The point is can we move a massive amount of unorganized sector worker to organized sector, where the demand is. Every training provider and every job role is defined.
Scale will be achieved second year onward.
You are the NSDC chairman, and the criticism is that the NSDC has become a soft loan provider. It is giving taxpayers’ money to private players and has not been able to attract private money. What about accountability?
I always want outcomes. Accountability can be measured through outcomes. If an NSDC training provider has committed to giving 70% employment, or employment plus entrepreneurs, then make sure it happens.
I think the only measure of success for A, B or C, who is a partner of the NSDC ecosystem, is let’s measure what we do. Let’s measure the impact of what we have changed as a country.
Do you really believe that 70% of those trained by the NSDC are employed?
Seventy percent may not be true. Some sectors may not have delivered 70%.
Are you asking them hard questions on this?
If the NSDC board cannot ask them hard questions, then the board has no business to exist.
According to NSDC rules, anybody who is employed for two months is deemed employed…that’s disguised unemployment. Are you planning to increase this time duration?
We have to track continuously.
Anybody who tries to fool the system for doing the statistics, I will never subscribe to that or permit it. We should try real-time tracking.
Skill training in India today across sectors is a numbers game. Is it about scrambling for numbers without focusing on quality?
I will never start with counting. Only numbers game is dangerous.
What will you tell the ministries, NSDC, training providers, who are now only chasing numbers?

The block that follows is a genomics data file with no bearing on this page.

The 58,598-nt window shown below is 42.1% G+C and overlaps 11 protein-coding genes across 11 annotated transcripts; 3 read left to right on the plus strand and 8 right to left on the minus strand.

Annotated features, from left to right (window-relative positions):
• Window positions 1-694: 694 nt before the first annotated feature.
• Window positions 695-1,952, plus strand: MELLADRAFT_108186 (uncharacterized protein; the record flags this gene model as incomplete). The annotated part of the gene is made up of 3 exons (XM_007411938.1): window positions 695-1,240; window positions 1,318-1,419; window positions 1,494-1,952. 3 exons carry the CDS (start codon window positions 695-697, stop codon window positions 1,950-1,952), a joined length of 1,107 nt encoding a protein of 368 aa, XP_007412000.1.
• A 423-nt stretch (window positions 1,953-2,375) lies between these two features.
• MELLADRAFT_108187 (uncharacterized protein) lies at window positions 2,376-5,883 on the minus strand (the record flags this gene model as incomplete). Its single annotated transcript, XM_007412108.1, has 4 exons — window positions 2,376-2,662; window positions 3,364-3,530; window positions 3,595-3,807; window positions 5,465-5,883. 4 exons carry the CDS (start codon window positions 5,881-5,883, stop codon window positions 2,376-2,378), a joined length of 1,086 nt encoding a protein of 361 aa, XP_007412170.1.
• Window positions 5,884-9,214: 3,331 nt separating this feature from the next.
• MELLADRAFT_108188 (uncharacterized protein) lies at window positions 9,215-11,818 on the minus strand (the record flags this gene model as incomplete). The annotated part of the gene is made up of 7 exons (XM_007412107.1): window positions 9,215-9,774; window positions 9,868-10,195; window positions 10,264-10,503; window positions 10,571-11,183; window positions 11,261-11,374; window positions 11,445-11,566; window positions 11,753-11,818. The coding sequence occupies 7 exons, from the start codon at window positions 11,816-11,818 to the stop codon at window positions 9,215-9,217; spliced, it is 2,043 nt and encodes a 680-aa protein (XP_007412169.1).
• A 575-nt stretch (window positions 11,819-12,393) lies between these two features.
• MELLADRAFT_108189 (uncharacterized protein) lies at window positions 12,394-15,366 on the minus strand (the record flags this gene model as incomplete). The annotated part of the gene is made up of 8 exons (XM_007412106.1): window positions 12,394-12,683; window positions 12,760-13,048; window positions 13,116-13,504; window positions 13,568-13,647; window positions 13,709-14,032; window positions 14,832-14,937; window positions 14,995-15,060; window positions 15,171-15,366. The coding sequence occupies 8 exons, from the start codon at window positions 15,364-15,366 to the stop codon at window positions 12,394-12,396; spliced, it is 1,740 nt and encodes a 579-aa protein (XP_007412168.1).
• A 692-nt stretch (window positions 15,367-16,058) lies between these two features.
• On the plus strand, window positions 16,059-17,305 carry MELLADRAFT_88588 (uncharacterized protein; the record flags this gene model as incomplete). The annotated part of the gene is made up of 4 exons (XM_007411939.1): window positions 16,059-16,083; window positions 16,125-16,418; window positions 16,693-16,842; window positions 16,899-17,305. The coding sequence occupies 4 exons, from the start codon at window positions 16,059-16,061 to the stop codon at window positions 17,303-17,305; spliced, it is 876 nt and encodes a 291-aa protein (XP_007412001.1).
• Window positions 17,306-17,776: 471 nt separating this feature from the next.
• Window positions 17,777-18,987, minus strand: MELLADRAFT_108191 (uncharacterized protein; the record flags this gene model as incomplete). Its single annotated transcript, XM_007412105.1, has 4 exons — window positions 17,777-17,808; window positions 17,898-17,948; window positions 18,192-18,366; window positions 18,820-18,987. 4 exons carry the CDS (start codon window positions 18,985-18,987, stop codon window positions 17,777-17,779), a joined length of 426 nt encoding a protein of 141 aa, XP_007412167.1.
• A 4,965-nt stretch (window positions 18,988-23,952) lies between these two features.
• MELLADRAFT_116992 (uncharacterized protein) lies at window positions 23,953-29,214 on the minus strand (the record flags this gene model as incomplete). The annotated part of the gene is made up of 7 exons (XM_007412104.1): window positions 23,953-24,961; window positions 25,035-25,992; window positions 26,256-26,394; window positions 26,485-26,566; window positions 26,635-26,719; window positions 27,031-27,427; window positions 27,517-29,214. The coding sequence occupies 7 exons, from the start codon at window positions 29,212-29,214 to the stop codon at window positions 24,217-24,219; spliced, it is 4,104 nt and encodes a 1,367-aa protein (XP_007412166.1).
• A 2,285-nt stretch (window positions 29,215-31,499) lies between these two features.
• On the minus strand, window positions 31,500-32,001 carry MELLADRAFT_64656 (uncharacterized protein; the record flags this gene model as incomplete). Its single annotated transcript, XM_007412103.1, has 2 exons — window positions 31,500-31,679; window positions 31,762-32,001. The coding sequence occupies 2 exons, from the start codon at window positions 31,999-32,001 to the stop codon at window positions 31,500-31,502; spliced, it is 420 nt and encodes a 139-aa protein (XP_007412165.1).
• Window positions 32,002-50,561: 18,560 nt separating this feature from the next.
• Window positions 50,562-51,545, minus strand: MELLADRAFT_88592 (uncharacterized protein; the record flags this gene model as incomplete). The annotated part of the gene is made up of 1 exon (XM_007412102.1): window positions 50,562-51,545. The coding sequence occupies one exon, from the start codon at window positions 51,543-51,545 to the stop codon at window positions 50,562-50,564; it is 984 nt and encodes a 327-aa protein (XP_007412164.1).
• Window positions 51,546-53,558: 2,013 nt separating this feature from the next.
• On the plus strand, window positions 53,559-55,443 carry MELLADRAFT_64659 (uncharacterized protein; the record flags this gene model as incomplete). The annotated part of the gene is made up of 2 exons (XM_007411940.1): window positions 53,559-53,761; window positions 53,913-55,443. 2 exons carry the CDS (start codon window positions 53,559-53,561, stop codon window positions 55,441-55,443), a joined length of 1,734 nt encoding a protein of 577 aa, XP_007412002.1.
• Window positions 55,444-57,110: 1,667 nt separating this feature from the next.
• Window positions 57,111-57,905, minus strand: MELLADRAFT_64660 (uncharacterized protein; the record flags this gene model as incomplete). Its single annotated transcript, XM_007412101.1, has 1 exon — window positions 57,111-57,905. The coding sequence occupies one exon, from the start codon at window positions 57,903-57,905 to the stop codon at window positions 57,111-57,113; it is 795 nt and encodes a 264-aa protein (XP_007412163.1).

So long as any number you give is traceable, verifiable, and it is an intermediary step in our journey of excellence, it is fine…
We should focus on quality, skills and, at the same time, measure what we have achieved.
So, you are saying chasing number without employability, and traceability is incomplete?
You have said that the outcome of skill training and assessment can be mapped via NSSO (National Sample Survey Office). What’s the update?
In the household survey, you can ask specific question about skill. We had a long meeting with NSSO to tell them that please meet the sector skill council and NSDC. We are for holding (joint) workshops. And have told them to please make us part of the next survey, whenever it happens. In the next NSSO, we will have some skill data and in next census, it will be a standard.
Profile: S. Ramadorai, 71, is chairman of National Skill Development Agency. In February 2011, the government had appointed him as an adviser to the Prime Minister in the National Council on Skill Development, and was given the rank of a cabinet minister. He retired as vice-chairman of Tata Consultancy Services Ltd in 2014. Between 1996 and 2009, he served the company as its chief executive. He also serves as the chairman of BSE Ltd and AirAsia (India) Pvt. Ltd.